Sur­vival guide kids’ fi­nan­cial

How do you deal with adult chil­dren re­turn­ing to live in the fam­ily home – with­out leav­ing too big a dent in your fi­nances? Vicky Shaw finds out

Western Mail - - PERSONAL FINANCE -

If you’re a par­ent won­der­ing if your grown-up child will ever man­age to fly the nest, you’re not alone. It’s es­ti­mated more than a quar­ter of 20 to 34-year-olds in the UK still live with their par­ents – with men be­ing more likely to do so than women. There may be all sorts of rea­sons for this – per­haps a re­la­tion­ship has bro­ken down, rent­ing is too costly or they’re try­ing to raise a de­posit for a home of their own.

And while it may be great to be liv­ing as one big happy fam­ily, new re­search sheds light on the fi­nan­cial pres­sures the “boomerang” gen­er­a­tion of young adults is putting on their par­ents.

Seven in 10 (72%) of par­ents of boomerang chil­dren say their house­hold spend­ing has in­creased, al­though less than half (41%) charge any form of “rent” for their kids to live back at home.

The re­search, from Skip­ton Build­ing So­ci­ety, found fin­ish­ing univer­sity and reach­ing 30 were often trig­ger points for mov­ing back in with par­ents. Some were us­ing the fam­ily home as a base to search for jobs, whileothers were nurs­ing a bro­ken heart fol­low­ing a re­la­tion­ship break­down.

Among par­ents who were tak­ing con­tri­bu­tions from their adult chil­dren for house­hold run­ning costs, the av­er­age amount was the fairly mod­est sum of £123 per month.

While some par­ents spent the ex­tra cash on food and gro­ceries, oth­ers were sen­si­bly putting the money away for a rainy day.

To help par­ents con­sider ways to ease the strain on their wal­let, Skip­ton has teamed up with Becky Wig­gins, par­ent blog­ger @EnglishMum, who of­fers her tips for man­ag­ing fi­nances:

■ See your child’s re­turn home as a pos­i­tive. In this fi­nan­cial cli­mate, it’s some­thing that a lot of young peo­ple have to do, so there’s re­ally no stigma at­tached.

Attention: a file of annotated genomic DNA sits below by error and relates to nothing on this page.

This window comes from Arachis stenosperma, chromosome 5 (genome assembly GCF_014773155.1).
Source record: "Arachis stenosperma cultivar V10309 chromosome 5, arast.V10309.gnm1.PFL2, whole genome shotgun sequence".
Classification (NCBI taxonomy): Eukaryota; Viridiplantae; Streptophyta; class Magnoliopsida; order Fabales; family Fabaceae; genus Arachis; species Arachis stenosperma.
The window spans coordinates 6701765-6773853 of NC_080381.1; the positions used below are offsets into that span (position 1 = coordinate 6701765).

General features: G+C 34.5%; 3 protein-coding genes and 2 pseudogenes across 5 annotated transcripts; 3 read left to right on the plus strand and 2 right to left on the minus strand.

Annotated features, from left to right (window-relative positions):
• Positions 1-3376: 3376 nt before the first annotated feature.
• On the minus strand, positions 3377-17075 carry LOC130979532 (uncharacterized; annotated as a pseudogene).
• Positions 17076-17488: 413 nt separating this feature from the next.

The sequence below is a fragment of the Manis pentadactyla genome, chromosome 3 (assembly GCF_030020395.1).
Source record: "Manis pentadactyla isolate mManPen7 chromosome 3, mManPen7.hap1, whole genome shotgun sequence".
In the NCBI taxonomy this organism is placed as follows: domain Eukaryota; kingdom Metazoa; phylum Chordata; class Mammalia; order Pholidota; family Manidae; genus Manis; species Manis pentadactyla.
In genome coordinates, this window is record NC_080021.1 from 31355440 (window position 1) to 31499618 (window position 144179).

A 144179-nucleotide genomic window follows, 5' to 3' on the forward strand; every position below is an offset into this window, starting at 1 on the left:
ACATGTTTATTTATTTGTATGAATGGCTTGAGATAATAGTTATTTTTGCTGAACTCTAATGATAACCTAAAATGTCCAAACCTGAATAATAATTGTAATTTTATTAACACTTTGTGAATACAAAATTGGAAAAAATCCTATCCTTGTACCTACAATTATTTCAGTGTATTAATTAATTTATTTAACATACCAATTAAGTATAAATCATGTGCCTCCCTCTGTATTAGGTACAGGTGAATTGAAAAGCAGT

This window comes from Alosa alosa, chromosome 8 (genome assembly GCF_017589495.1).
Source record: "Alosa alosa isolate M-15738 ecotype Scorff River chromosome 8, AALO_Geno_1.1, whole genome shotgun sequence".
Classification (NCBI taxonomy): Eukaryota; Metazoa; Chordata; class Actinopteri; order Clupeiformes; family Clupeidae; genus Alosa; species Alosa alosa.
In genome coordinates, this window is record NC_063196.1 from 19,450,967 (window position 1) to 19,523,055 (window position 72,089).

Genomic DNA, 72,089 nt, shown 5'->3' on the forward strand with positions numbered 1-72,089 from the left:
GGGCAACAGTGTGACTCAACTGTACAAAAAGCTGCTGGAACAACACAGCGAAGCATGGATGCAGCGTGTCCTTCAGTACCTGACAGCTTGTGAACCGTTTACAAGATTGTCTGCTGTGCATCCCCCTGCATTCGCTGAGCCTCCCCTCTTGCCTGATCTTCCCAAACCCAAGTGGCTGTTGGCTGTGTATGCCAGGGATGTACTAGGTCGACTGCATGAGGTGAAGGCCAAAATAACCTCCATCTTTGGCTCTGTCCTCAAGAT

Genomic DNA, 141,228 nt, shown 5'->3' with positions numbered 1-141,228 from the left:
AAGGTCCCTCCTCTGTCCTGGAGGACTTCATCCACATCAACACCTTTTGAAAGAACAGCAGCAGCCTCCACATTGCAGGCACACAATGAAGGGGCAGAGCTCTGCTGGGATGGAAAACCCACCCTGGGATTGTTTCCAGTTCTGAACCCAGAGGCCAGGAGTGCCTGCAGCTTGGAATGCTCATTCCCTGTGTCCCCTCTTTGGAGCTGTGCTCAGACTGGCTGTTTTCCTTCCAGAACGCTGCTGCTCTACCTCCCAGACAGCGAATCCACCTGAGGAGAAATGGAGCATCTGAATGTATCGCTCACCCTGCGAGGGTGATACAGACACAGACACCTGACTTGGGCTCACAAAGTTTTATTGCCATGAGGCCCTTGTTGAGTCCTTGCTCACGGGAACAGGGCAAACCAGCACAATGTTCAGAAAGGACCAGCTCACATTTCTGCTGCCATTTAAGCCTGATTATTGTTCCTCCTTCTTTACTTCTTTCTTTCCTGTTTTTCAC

■ Whether they’re job-hunt­ing or start­ing their first job, your boomerang kid may al­ready be sad­dled with quite a large amount of debt. Be em­pa­thetic to their sit­u­a­tion and ac­knowl­edge how they’re feel­ing.

■ Be­ing com­pletely open about money suits ev­ery­one best. If the kids are wor­ried about money, it’s eas­i­est to get every­thing writ­ten down and chat about a plan for man­ag­ing the debt.

■ Agree a con­tri­bu­tion fig­ure that suits ev­ery­one. Skip­ton found that the av­er­age boomerang kid in­creases house­hold out­go­ings by £86 a month, or £1,032 a year, so it makes sense that they con­trib­ute to the house­hold purse. Reg­u­lar pay­ments are also good prac­tice for man­ag­ing bills when they fi­nally move out into their own place.

■ Money aside, there could also be other ways you and your child could help each other. Maybe they could look af­ter the house or pets while you’re away, or you could give them lifts to job in­ter­views.

■ If you’re al­ready in a great fi­nan­cial sit­u­a­tion, you could con­sider hav­ing your child home as a great way to help them build up a cash pot, such as a de­posit for a house.

■ Don’t feel bad for ask­ing. Now you’re all adults, they’ll un­der­stand that you have your own fi­nances to think about and that it’s un­re­al­is­tic for you to pro­vide every­thing for them.

■ Don’t ig­nore your own fi­nances. Hav­ing adult chil­dren is a big step for you too. It’s a great time to have a look at your own fi­nances, and take stock of sav­ings, pen­sions, the mort­gage and plans for re­tire­ment. You could move to some­where cheaper – and no longer have to worry about buy­ing near par­tic­u­lar schools.

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